I suggest a twofold approach which involves taking stock of external and internal perspectives, both to get an outsider’s point of view on how you come across and to assess the impact this is having on your network. Others are likely to pick up on things that you might miss in yourself, and their perspective is invaluable. After a big presentation or meeting, you might want to check in with a close friend at work whose opinion you trust and value and get ask them to give you an honest evaluation. There’s little point asking a colleague you’re not close with who’s likely to give you a polite answer to avoid offending you – you need someone who is honest with you.
In the same vein, it might be worthwhile watching a recording of a video call and taking stock of others’ reactions. Thanks to the surge in remote working caused by the pandemic, this is easier than ever. While this might feel a bit uncomfortable and awkward at first, watching yourself back allows you both to evaluate your performance and see how others respond to you.
To get an internal point of view, consider your leadership network every now and then to see whether you have a high level of network churn, with many people dropping in and out of your leadership network over time.
If you do find you need to gain new connections to replace those who are leaving, think about who’s leaving and why. Are you pushing your own ideas, or are you listening to and making space for others? Are you coming across as overconfident and cocky, or are you engaging those who are less extroverted? By standing back and reflecting on your behaviour, you can identify areas that might be leading to churn.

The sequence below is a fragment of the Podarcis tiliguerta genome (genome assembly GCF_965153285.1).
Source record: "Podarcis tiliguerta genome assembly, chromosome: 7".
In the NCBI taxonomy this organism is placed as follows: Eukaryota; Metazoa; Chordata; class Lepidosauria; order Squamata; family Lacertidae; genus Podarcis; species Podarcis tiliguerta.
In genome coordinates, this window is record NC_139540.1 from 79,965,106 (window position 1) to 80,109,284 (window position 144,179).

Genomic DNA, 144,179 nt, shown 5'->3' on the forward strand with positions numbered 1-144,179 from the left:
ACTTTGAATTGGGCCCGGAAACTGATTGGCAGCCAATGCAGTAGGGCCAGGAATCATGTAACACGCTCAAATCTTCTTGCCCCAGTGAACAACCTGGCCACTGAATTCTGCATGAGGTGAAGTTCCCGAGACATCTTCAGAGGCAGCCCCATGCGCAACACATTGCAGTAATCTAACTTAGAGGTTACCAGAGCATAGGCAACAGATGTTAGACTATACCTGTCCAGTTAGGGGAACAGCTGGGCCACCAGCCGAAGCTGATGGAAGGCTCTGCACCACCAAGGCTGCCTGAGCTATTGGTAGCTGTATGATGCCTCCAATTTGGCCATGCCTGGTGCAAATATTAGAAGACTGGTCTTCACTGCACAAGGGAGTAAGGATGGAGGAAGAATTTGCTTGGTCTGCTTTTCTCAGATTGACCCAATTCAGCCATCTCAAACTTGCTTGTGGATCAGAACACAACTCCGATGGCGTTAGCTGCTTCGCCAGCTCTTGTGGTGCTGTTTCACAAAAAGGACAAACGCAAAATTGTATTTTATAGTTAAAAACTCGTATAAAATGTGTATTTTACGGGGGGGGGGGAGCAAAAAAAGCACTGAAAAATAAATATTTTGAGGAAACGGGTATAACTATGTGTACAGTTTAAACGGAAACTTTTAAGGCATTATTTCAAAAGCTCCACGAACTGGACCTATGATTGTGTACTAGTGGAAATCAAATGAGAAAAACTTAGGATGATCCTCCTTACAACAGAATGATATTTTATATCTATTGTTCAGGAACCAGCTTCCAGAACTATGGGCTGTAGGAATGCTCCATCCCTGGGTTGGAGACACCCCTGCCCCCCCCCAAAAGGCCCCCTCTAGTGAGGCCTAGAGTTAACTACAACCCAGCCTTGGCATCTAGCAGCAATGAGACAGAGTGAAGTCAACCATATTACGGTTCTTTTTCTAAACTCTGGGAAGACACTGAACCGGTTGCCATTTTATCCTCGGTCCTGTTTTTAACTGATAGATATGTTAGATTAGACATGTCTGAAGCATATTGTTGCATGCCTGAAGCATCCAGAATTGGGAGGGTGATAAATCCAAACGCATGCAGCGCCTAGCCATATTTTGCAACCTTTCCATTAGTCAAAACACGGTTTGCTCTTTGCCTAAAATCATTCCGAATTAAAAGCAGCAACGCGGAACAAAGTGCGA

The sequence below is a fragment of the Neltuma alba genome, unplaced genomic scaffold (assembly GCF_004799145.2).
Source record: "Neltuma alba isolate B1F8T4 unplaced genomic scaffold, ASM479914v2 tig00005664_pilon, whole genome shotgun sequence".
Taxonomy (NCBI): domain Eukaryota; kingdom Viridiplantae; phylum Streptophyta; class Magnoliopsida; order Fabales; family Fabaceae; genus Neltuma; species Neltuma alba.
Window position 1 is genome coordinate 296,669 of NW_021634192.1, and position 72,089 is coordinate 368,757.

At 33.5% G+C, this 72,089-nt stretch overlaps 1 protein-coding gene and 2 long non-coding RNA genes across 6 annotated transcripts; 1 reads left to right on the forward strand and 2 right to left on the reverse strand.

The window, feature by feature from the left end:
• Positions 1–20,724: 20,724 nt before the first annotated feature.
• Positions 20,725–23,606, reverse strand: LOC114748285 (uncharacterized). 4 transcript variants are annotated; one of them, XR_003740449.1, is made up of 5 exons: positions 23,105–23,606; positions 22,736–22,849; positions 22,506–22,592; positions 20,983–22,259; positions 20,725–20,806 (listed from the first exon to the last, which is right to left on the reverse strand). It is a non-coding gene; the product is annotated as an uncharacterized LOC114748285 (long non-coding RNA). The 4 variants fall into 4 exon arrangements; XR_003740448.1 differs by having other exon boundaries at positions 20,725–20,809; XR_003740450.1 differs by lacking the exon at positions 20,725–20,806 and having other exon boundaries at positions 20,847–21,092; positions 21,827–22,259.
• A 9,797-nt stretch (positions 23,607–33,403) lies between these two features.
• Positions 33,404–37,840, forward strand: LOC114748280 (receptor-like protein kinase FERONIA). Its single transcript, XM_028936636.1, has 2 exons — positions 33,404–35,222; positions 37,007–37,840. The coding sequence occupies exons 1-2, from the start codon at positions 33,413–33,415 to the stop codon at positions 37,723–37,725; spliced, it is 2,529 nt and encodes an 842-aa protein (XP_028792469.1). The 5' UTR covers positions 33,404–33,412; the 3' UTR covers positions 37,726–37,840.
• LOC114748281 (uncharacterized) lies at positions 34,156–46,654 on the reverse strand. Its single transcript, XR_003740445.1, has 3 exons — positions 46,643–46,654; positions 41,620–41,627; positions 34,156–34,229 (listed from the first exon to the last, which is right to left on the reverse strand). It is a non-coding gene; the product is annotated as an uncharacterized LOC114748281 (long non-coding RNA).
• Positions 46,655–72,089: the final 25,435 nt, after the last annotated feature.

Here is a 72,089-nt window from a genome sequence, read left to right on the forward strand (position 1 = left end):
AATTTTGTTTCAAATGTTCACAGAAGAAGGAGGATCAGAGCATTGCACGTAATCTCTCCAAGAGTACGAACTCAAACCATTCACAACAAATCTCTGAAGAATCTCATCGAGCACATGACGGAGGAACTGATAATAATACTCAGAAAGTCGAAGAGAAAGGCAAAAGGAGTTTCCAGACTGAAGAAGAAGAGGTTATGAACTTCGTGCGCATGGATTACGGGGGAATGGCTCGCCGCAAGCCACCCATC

For introverts hoping to step into a leadership role and grow their network, consider becoming a strategic extrovert.
For those more introverted leaders thinking, this doesn’t apply to me: you’re not alone. Introverts may have smaller networks than extroverts and there’s something to be said for the stability of these networks, which tends to be much higher, giving an enduring degree of influence and respect that many extroverts may strive for.
Nonetheless, I believe we all have some extroverted tendencies to one degree or another, and there’s no harm in taking advantage of this in the workplace. For introverts hoping to step into a leadership role and grow their network, consider becoming a strategic extrovert.
This doesn’t mean changing your whole personality but simply choosing situations at work where you are more sociable and assertive. This is particularly important for those looking to emerge as leaders, as you will need to speak up at the right time to get noticed.
Best of both worlds
Ultimately, we can’t ignore that data consistently reveals extroverts do frequently emerge as leaders in organisations today, and those looking to progress should take this into consideration. However, extroverted leaders encounter various challenges related to high leadership network turnover, affecting their influence within their network – and this cannot be ignored.
The good news is there are straightforward, practical steps extrovert leaders can take to address these challenges and become more effective and well-rounded leaders.